Connecting Michigan’s Upper and Lower Peninsulas, the nearly five-mile Mackinac Bridge is the longest suspension bridge between anchorages in the Western hemisphere. It’s also a monumental — and, for anyone who’s ever driven it, somewhat terrifying — landmark in the Great Lakes state.
The bridge, or part of it, anyway, is also now an iconic element in the new coffee shop from the Grand Rapids-based roasting company Rowster Coffee. Called Rower’s Club, the company’s second shop opened earlier this month in a new building at 616 Fulton St. West, on the city’s West side. Inside, green grate sections of the bridge that were recently removed amid upgrades and obtained by Rowster now form the foundation for a community table for the cafe.
Rowster owner Kurt Stauffer told Daily Coffee News he worked on Mackinac Island as a dock porter in his college years, and now keeps up with old co-workers through a Facebook group called the Mackinac Island Dockporter Association. One day, someone posted a link to an online auction for the bridge sections.
“At the time we had no clue what, if anything, we would do with it, but knew we had to have it,” Stauffer said of how the table came together. “Our designer, Brant from StudioWise, came up with idea. We love it. There’s nothing like it anywhere.”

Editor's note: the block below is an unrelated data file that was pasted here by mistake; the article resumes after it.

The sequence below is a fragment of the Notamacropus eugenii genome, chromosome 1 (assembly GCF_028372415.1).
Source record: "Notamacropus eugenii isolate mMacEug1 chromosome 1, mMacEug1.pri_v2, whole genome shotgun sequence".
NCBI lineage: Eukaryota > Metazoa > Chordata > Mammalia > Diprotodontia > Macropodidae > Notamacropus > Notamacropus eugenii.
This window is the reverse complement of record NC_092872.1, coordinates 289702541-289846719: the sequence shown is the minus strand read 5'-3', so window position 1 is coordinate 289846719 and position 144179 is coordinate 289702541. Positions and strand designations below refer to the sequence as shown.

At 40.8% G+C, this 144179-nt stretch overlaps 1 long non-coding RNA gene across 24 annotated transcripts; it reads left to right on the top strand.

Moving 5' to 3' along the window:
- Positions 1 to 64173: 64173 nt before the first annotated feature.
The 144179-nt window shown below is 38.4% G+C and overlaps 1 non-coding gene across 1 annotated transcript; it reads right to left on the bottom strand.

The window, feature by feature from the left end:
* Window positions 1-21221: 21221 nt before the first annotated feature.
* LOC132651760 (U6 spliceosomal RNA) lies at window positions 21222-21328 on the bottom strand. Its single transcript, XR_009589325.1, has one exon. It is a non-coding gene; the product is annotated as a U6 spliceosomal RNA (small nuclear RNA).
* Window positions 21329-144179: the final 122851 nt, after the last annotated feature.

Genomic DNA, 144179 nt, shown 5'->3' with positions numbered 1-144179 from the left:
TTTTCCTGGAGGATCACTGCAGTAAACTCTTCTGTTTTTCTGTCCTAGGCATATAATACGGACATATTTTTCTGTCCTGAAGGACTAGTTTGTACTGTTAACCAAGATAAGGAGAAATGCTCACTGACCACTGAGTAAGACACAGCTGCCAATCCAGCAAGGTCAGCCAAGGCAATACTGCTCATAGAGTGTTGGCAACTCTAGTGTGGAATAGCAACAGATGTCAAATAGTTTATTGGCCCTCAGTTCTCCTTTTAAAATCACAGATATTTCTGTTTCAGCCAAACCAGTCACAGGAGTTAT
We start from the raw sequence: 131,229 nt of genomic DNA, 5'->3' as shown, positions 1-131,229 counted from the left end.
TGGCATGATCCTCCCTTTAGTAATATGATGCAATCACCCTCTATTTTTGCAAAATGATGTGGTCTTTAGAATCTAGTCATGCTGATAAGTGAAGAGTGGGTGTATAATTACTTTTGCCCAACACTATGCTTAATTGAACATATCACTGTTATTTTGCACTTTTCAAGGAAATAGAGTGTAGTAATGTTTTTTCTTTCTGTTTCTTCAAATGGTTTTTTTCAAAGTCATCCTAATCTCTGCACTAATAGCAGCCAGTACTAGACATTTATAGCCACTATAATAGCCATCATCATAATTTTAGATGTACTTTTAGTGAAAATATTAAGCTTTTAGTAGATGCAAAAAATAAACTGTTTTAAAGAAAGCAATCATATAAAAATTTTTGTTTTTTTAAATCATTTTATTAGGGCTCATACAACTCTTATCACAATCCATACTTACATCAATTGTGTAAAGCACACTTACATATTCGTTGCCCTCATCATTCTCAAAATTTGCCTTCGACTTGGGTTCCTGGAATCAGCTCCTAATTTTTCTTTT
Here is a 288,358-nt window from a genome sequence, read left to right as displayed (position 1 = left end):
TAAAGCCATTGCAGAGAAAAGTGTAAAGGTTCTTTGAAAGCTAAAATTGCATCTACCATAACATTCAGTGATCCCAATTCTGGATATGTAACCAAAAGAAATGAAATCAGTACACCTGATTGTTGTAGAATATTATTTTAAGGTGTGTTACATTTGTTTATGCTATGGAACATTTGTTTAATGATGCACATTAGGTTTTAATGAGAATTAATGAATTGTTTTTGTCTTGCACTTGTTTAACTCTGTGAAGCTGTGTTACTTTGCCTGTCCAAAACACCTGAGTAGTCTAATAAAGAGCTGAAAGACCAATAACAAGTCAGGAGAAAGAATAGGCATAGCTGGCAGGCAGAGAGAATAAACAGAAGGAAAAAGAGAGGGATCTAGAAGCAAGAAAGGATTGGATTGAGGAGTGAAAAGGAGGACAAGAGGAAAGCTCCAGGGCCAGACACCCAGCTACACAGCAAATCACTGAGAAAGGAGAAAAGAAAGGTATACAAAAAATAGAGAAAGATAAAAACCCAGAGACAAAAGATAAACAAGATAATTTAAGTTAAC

Inside the shop, the bridge component and the Rowers Club brand name are complemented by additional images and fixtures that recall rivers, lakes and waterways in general, while also appealing to the Lakers nickname of nearby Grand Valley State University.
“We like the symbolism of rowing to what we do; everything is manual, handmade, small, sleek and beautiful,” Stauffer said. “We also recognize that coffee has always been tied to the water and maritime lore.”
Beyond the shop’s symbolic significance, the practical task of making great coffee drinks is supported by a Victoria Arduino Black Eagle Gravimetric espresso machine paired with Nuova Simonelli Mythos One grinders. Said Stauffer, “Brewing by weight out is really straightforward with this machine and we love how it helps keep those shots constantly awesome.”
Pourovers flow through customized Clever drippers, which Stauffer said they favor for improved consistency, while batch brews marketed as “fast coffee” are available through a Curtis twin brewer. Rowster’s nitro cold brew and kombucha are available on tap, while a number of specialty beverages and seasonal drink creations will be made available, along with numerous food options by local vendors.
“Shakeratos will be a feature this summer, as well as some blended beverages that match the level of quality of our usual offerings,” Stauffer said. “We want to keep it fun, and while we offer the best quality coffee we can, we don’t want to take ourselves too seriously.”
The decision to establish a new brand was a deliberate one, although the shop will exclusively serve coffees roasted by Rowster. “We wanted to experiment with a new brand that fit the area but it’s 100 percent Rowster Coffee, staff, and service experience,” said Stauffer, adding that two more shops are in the works. One is planned for a kiosk in an upscale market, and another is near a hospital.